Tuesday, 1 November 2011

Alaskan Dream Cruise Review

by Louise Goldsbury, Editor, Cruise Weekly

Alaskan Dream (Louise Goldsbury)
As sunset approaches, a black bear walks along the shore and suddenly jumps into a stream, pouncing on a salmon. He splashes around a few more times, unaware or unconcerned that five tourists are only metres away.

I’m watching from the safety of my Zego runabout (like a large jet-ski) after zipping along the glassy water of Hobart Bay – new cruise line, Alaskan Dream Cruises’ exclusive playground.

We have the whole site to ourselves overnight, with plenty of time to go sea-kayaking and riding ATVs around the old logging roads through coastal rainforest. In a destination that is famous for cramming six superliners into one port, it’s a treat to be alone in Alaska.

For the past few days, our small ship has escorted 35 passengers around the glory of Glacier Bay and Tracy Arm, to view humpback whales, seals and sea otters, and to go zip-lining down North America’s tallest flying fox. Last night we feasted on locally caught king crab at Orca Point Lodge – another wilderness retreat not used by any other cruise line.

Only in Juneau is it impossible to avoid the crowds – but there is one way to escape. From next year, Alaskan Dream will offer the option of a guided walk along the Mendenhall Glacier, landing on the ice by helicopter. I snuck off for a preview, and it was the highlight of the week. To be walking on a glacier is an amazing experience after days of gazing at them.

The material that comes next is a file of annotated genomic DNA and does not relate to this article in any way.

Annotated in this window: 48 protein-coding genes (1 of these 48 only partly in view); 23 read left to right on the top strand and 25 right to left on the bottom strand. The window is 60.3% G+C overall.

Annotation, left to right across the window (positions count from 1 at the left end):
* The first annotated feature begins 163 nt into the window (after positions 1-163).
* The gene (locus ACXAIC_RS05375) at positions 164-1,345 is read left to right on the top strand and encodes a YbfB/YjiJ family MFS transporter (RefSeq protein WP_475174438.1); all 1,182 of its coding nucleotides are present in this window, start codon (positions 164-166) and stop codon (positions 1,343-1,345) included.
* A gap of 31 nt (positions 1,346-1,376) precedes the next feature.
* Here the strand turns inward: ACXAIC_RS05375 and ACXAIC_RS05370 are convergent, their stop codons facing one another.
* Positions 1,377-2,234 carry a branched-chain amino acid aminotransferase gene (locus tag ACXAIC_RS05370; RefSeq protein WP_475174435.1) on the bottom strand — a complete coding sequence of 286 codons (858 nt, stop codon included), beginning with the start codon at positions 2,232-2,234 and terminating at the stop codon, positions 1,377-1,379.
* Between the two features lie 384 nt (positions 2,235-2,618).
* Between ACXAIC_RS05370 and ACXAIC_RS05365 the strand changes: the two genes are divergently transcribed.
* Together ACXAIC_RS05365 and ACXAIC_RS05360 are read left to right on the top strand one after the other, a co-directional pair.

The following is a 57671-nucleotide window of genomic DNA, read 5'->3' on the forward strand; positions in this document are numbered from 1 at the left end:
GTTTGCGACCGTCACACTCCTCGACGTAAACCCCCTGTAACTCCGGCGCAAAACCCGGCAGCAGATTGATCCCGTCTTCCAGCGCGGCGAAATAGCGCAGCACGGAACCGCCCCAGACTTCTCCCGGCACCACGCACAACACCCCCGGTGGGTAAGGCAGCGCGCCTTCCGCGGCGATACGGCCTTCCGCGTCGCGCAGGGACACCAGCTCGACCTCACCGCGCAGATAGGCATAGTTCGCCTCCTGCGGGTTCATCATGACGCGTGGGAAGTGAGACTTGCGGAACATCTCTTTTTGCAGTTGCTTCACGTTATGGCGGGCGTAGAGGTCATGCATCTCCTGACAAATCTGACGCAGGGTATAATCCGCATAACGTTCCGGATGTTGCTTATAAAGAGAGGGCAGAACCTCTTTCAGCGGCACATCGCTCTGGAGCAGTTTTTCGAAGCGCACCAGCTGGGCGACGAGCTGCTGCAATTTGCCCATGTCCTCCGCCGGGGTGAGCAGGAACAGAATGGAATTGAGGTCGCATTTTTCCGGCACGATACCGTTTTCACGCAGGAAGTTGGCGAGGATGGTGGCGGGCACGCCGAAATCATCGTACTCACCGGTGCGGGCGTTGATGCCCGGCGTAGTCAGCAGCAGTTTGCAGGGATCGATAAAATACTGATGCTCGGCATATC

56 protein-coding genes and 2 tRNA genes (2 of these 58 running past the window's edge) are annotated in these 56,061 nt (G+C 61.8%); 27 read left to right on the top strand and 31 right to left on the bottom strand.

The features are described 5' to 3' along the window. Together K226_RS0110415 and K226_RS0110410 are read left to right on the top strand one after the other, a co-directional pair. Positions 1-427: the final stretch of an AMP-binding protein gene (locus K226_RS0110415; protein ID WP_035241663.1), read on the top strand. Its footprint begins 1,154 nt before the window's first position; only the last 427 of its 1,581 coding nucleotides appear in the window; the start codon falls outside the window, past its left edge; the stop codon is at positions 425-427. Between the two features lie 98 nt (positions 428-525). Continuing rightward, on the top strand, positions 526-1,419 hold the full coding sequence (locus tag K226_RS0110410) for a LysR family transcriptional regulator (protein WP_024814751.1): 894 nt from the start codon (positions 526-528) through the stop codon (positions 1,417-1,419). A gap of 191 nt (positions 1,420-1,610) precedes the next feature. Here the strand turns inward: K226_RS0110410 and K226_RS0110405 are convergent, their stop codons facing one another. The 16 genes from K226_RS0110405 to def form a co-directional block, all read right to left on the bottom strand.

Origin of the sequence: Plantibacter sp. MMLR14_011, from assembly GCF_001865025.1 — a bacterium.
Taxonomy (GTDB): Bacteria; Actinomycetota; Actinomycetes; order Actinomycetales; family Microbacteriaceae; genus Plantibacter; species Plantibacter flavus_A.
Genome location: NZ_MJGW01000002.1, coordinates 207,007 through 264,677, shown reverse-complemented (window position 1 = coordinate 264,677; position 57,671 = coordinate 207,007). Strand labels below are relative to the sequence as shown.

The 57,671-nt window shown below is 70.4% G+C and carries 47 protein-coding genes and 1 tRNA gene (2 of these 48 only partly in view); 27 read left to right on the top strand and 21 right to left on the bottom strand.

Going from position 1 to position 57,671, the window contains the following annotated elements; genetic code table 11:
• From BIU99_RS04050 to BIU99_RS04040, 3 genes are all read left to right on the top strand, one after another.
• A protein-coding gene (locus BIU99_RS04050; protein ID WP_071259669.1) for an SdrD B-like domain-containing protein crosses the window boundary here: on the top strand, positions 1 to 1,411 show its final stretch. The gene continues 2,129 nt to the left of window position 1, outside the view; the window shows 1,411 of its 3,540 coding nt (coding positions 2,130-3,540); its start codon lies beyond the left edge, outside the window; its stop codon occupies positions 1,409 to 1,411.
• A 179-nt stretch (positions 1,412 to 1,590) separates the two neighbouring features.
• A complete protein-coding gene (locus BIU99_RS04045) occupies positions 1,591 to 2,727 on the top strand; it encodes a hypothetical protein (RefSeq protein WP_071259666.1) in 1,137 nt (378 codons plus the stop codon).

Wearing ice-friendly boots, we are led around the blue-white wonder, exploring its tall walls and deep crevices, and at a flowing river of water, we stop to scoop up a handful for a drink.

Back onboard is another opportunity to imbibe an iceberg, when Ernie the bartender uses a freshly crushed piece to create ‘glacier martinis’. I’m fairly sure this makes them healthy! The nightly social hour is a great way to meet your fellow passengers.

My voyage saw an affable mix of American, British, Australian and New Zealanders.

Owned by a Native Alaskan family, the company’s other standout feature is its cultural program, with expedition leaders and guest speakers from the local Tlinglit tribes explaining the sights, history and traditions of the region.

Alaskan Dream: 42 passengers, 23 cabins
Highly recommended

Editor’s verdict: If the thought of forging through Alaska in a big ship leaves you cold, Alaskan Dream provides the ultimate alternative. Without doubt, this was my favourite cruise of the year (out of 12 so far).

The spectacular destination, well-planned itinerary, exclusive access, fun activities, great seafood, friendly crew and Tlinglit touches offer the whole package of adventure, scenery, culture and comfort.
Book now for 2012 An eight-day ‘Inside Passage Sojourn’ on Alaskan Dream, departing from Sitka, is priced from US$3,229 per person twin-share including guided shore excursions and activities (except the zip-line and glacier walk), gourmet meals and wine with dinner.

From next year, a Stikine River jet-boat tour will be included.

Three-day and six-day cruises are also available, priced from $1,495 per person.

To book, contact the Small Ship Adventure Company on 1300 650 481 or see www.smallshipadventure.com.